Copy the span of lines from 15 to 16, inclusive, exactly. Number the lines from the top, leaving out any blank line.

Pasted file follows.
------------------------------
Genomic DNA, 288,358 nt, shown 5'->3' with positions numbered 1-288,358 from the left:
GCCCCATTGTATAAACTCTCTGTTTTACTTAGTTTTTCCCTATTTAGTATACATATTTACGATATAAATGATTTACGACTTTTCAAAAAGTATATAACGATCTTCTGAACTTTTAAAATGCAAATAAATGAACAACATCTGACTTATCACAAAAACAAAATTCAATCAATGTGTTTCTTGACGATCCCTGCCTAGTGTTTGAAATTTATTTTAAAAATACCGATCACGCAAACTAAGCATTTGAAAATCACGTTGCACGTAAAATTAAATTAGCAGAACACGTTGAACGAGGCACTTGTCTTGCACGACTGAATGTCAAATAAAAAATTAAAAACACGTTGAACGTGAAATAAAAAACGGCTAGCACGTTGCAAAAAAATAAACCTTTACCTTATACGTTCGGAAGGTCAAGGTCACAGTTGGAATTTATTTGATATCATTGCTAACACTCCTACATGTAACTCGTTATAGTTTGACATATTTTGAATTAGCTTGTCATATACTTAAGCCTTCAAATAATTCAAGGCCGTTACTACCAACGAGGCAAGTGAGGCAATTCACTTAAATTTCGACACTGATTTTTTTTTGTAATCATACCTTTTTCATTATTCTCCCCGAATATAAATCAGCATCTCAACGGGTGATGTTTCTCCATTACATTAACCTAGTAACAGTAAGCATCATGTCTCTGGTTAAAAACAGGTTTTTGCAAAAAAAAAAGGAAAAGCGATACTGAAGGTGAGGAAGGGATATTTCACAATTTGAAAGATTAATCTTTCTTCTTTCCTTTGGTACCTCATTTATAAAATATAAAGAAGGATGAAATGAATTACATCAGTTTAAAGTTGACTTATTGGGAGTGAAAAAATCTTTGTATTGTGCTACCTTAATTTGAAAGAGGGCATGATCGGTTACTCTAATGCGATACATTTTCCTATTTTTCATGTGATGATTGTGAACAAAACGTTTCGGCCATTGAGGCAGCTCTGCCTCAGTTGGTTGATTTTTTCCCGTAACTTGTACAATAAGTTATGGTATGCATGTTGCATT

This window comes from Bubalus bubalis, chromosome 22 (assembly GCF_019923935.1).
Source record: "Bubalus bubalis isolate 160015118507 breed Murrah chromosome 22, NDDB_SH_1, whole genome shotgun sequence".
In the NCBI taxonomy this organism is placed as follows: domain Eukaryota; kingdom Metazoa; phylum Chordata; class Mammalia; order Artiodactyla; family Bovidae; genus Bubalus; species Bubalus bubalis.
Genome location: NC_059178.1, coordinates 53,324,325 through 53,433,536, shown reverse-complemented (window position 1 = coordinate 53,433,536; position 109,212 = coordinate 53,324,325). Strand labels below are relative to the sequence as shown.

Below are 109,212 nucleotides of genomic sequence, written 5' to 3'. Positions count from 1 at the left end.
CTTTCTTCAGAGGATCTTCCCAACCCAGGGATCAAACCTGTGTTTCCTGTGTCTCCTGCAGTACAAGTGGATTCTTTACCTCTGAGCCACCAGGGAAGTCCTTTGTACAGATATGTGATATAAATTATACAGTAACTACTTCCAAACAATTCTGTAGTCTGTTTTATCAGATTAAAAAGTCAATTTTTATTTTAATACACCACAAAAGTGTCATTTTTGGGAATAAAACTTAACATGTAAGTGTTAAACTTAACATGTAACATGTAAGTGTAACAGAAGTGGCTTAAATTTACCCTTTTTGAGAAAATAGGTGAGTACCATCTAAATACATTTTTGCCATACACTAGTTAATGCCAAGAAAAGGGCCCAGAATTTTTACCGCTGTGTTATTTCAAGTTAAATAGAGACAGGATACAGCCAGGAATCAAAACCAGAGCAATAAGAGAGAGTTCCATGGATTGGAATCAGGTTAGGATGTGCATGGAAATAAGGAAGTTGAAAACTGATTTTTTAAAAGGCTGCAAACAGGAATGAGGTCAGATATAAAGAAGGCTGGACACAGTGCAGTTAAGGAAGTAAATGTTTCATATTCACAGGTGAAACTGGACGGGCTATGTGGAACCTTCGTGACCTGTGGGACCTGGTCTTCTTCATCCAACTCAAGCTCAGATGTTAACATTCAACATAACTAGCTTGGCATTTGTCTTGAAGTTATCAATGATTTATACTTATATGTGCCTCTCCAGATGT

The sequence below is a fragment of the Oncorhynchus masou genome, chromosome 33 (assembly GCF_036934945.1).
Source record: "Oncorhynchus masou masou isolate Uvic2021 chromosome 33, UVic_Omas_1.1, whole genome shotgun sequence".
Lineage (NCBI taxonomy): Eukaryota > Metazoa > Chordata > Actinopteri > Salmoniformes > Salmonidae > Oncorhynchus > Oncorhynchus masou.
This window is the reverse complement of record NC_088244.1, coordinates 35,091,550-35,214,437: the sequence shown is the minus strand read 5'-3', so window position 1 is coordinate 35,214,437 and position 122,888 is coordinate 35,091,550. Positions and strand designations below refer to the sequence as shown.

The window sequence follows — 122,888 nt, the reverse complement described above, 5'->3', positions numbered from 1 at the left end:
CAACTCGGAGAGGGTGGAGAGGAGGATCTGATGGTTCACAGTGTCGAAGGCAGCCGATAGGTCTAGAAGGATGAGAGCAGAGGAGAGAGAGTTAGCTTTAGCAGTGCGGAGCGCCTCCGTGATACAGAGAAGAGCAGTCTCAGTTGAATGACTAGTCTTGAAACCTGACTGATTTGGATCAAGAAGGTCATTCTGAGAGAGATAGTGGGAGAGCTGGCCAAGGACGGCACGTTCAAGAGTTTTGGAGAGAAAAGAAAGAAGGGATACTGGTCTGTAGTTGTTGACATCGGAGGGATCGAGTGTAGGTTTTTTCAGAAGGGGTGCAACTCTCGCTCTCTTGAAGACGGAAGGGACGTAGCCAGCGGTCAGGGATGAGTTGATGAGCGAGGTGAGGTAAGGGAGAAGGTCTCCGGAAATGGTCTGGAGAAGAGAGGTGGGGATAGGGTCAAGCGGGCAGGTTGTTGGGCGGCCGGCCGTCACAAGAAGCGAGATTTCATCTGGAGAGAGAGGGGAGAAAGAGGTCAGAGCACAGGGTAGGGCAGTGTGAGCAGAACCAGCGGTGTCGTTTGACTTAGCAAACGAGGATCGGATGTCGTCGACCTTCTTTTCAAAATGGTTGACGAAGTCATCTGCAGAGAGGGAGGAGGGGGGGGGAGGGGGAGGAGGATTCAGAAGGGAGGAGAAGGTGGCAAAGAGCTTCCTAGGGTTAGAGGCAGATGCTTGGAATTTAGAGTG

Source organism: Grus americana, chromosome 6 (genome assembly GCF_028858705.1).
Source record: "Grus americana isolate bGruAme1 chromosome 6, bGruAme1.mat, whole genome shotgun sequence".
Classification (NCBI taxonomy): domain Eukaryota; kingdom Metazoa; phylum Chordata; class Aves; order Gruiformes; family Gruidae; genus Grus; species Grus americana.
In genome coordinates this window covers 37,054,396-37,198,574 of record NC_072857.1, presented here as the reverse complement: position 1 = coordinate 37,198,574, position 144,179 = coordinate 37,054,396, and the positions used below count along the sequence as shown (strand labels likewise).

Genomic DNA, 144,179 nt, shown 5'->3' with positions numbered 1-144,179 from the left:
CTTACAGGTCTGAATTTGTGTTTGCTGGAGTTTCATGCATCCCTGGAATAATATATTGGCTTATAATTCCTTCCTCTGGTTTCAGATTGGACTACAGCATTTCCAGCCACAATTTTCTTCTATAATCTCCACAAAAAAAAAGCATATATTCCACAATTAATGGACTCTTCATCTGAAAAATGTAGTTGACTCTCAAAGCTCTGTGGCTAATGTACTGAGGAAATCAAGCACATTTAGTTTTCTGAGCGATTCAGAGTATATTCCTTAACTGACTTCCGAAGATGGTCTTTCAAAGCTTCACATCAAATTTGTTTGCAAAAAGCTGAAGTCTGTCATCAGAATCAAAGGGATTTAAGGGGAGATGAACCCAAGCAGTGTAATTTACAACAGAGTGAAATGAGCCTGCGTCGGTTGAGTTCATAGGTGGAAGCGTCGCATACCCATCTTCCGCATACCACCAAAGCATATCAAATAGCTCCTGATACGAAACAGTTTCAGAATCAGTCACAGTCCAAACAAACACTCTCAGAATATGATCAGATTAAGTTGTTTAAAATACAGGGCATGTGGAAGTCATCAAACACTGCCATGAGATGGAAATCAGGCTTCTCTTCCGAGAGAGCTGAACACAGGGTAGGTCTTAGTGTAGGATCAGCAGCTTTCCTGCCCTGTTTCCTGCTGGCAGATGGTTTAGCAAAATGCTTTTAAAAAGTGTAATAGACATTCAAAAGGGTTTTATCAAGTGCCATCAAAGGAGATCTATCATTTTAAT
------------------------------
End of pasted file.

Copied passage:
Source organism: Grus americana, chromosome 6 (genome assembly GCF_028858705.1).
Source record: "Grus americana isolate bGruAme1 chromosome 6, bGruAme1.mat, whole genome shotgun sequence".